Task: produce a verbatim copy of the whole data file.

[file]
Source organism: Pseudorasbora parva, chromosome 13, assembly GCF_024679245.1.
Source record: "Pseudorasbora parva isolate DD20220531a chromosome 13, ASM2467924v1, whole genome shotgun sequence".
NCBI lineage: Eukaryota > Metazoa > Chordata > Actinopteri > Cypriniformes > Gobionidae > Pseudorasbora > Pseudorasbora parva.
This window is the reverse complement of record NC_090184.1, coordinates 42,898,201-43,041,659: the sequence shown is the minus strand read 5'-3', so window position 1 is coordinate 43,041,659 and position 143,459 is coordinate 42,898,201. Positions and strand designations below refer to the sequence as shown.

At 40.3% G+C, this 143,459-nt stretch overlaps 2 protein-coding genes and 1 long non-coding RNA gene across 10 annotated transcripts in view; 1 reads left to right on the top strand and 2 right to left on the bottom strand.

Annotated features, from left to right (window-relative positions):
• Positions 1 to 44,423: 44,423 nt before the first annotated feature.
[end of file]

Source organism: Pseudorasbora parva, chromosome 13, assembly GCF_024679245.1.
Source record: "Pseudorasbora parva isolate DD20220531a chromosome 13, ASM2467924v1, whole genome shotgun sequence".
NCBI lineage: Eukaryota > Metazoa > Chordata > Actinopteri > Cypriniformes > Gobionidae > Pseudorasbora > Pseudorasbora parva.
This window is the reverse complement of record NC_090184.1, coordinates 42,898,201-43,041,659: the sequence shown is the minus strand read 5'-3', so window position 1 is coordinate 43,041,659 and position 143,459 is coordinate 42,898,201. Positions and strand designations below refer to the sequence as shown.

At 40.3% G+C, this 143,459-nt stretch overlaps 2 protein-coding genes and 1 long non-coding RNA gene across 10 annotated transcripts in view; 1 reads left to right on the top strand and 2 right to left on the bottom strand.

Annotated features, from left to right (window-relative positions):
• Positions 1 to 44,423: 44,423 nt before the first annotated feature.